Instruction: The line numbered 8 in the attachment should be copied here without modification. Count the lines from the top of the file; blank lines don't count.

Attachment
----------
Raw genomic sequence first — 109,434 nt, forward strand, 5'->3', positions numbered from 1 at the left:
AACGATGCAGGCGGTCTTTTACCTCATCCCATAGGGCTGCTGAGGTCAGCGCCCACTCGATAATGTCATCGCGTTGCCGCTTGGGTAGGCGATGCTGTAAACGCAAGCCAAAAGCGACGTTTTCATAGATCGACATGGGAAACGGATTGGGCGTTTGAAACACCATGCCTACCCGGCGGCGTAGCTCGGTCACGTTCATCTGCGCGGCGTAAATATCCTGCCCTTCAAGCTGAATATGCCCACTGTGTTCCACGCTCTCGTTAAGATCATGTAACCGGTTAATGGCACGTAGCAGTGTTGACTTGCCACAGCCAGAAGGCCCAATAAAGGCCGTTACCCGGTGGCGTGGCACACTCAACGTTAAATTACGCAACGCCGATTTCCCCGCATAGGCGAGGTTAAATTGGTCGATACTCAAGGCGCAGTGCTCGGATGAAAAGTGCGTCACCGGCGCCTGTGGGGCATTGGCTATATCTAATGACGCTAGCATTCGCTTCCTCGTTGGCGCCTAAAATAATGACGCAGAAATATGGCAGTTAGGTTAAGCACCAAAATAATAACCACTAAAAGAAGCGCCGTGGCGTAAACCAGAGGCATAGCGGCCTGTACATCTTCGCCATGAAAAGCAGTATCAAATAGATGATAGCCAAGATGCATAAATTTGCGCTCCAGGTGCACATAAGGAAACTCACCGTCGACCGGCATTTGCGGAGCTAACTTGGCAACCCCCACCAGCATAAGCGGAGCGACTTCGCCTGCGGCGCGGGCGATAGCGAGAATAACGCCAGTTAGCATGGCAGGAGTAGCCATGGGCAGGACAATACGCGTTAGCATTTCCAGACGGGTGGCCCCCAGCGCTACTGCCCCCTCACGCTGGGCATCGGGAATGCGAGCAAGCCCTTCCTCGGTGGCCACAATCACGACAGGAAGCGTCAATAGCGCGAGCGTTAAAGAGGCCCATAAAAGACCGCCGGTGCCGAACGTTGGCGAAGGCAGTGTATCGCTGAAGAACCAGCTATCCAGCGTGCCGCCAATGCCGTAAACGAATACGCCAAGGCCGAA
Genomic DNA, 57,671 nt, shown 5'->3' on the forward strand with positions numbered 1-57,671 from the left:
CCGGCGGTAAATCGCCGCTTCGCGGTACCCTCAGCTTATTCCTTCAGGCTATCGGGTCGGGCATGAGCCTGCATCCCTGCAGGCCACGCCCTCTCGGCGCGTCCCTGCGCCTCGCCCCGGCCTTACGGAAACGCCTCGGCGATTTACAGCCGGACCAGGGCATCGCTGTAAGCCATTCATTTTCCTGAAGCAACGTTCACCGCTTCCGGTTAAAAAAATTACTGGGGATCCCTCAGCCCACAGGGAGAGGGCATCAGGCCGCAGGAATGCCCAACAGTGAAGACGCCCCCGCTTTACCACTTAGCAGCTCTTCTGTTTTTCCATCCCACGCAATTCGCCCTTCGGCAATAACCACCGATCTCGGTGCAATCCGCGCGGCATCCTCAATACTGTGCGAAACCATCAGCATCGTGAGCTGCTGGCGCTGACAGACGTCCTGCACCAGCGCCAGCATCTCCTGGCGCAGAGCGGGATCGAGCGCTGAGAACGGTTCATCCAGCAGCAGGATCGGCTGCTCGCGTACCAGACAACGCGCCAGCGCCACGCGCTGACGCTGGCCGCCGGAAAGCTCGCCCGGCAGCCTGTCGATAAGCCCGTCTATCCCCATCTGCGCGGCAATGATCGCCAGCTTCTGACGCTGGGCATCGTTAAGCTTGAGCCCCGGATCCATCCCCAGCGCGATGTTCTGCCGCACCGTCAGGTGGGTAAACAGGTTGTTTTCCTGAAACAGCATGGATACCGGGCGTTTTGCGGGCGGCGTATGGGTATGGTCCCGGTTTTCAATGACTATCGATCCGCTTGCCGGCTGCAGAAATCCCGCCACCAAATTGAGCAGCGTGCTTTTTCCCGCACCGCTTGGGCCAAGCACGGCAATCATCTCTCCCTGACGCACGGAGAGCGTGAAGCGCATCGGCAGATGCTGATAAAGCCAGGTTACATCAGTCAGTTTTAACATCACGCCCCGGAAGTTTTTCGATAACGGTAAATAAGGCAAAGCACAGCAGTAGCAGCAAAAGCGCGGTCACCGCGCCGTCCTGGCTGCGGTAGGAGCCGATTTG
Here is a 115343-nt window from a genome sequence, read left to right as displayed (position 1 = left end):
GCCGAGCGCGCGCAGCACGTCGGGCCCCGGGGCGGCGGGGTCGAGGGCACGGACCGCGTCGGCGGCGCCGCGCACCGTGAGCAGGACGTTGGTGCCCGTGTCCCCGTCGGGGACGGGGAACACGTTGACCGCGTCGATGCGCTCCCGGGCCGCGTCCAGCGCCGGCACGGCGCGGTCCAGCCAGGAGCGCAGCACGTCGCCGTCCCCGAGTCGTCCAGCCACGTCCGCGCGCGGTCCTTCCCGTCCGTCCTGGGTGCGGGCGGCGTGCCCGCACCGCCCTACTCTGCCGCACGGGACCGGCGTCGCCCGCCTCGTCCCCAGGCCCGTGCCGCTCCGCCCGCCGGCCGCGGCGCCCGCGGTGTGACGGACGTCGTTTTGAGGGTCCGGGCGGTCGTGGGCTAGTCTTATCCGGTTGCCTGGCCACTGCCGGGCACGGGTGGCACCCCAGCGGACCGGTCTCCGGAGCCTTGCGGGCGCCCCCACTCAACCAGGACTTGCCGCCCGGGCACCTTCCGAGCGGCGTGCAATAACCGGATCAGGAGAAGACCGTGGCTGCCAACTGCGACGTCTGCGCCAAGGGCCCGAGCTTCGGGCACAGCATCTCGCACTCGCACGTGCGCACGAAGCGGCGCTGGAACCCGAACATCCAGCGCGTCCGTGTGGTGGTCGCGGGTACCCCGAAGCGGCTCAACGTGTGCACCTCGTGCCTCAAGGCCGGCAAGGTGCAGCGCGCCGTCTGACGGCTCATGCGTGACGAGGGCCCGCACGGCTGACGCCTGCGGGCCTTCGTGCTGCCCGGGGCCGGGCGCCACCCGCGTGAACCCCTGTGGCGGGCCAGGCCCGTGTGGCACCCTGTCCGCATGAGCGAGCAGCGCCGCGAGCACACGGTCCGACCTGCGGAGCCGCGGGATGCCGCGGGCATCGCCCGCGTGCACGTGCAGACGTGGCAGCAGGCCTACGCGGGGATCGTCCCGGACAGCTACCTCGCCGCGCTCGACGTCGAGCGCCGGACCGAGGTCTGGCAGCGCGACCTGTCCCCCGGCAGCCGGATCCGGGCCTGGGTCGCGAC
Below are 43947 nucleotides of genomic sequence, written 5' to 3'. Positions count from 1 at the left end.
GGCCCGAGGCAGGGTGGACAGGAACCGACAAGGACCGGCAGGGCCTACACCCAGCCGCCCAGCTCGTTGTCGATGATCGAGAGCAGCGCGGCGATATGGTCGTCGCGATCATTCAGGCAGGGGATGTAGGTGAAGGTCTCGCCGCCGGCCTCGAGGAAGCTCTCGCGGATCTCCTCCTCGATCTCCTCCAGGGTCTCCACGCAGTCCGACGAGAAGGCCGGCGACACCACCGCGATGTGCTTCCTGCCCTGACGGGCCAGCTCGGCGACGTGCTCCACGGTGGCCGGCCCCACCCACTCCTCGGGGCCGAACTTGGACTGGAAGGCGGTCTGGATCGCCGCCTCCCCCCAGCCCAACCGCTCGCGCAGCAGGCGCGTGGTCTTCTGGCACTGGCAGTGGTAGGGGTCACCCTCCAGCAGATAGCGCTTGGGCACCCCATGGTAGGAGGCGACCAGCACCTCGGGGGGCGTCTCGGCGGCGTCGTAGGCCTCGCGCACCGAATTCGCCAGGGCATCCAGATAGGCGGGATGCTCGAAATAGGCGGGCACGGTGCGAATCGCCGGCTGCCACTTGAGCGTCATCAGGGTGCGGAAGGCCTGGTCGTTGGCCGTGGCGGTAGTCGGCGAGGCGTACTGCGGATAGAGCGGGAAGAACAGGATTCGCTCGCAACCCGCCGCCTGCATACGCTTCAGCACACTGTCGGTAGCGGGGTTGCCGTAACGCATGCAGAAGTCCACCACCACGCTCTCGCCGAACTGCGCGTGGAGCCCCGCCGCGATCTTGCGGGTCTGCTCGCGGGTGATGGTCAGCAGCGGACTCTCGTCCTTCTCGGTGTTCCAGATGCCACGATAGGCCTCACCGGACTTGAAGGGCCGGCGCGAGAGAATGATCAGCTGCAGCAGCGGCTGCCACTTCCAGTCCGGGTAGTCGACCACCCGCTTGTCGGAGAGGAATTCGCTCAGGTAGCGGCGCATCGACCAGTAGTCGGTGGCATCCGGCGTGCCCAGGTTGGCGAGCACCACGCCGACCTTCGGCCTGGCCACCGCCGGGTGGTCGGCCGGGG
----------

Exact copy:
GGCCCGAGGCAGGGTGGACAGGAACCGACAAGGACCGGCAGGGCCTACACCCAGCCGCCCAGCTCGTTGTCGATGATCGAGAGCAGCGCGGCGATATGGTCGTCGCGATCATTCAGGCAGGGGATGTAGGTGAAGGTCTCGCCGCCGGCCTCGAGGAAGCTCTCGCGGATCTCCTCCTCGATCTCCTCCAGGGTCTCCACGCAGTCCGACGAGAAGGCCGGCGACACCACCGCGATGTGCTTCCTGCCCTGACGGGCCAGCTCGGCGACGTGCTCCACGGTGGCCGGCCCCACCCACTCCTCGGGGCCGAACTTGGACTGGAAGGCGGTCTGGATCGCCGCCTCCCCCCAGCCCAACCGCTCGCGCAGCAGGCGCGTGGTCTTCTGGCACTGGCAGTGGTAGGGGTCACCCTCCAGCAGATAGCGCTTGGGCACCCCATGGTAGGAGGCGACCAGCACCTCGGGGGGCGTCTCGGCGGCGTCGTAGGCCTCGCGCACCGAATTCGCCAGGGCATCCAGATAGGCGGGATGCTCGAAATAGGCGGGCACGGTGCGAATCGCCGGCTGCCACTTGAGCGTCATCAGGGTGCGGAAGGCCTGGTCGTTGGCCGTGGCGGTAGTCGGCGAGGCGTACTGCGGATAGAGCGGGAAGAACAGGATTCGCTCGCAACCCGCCGCCTGCATACGCTTCAGCACACTGTCGGTAGCGGGGTTGCCGTAACGCATGCAGAAGTCCACCACCACGCTCTCGCCGAACTGCGCGTGGAGCCCCGCCGCGATCTTGCGGGTCTGCTCGCGGGTGATGGTCAGCAGCGGACTCTCGTCCTTCTCGGTGTTCCAGATGCCACGATAGGCCTCACCGGACTTGAAGGGCCGGCGCGAGAGAATGATCAGCTGCAGCAGCGGCTGCCACTTCCAGTCCGGGTAGTCGACCACCCGCTTGTCGGAGAGGAATTCGCTCAGGTAGCGGCGCATCGACCAGTAGTCGGTGGCATCCGGCGTGCCCAGGTTGGCGAGCACCACGCCGACCTTCGGCCTGGCCACCGCCGGGTGGTCGGCCGGGG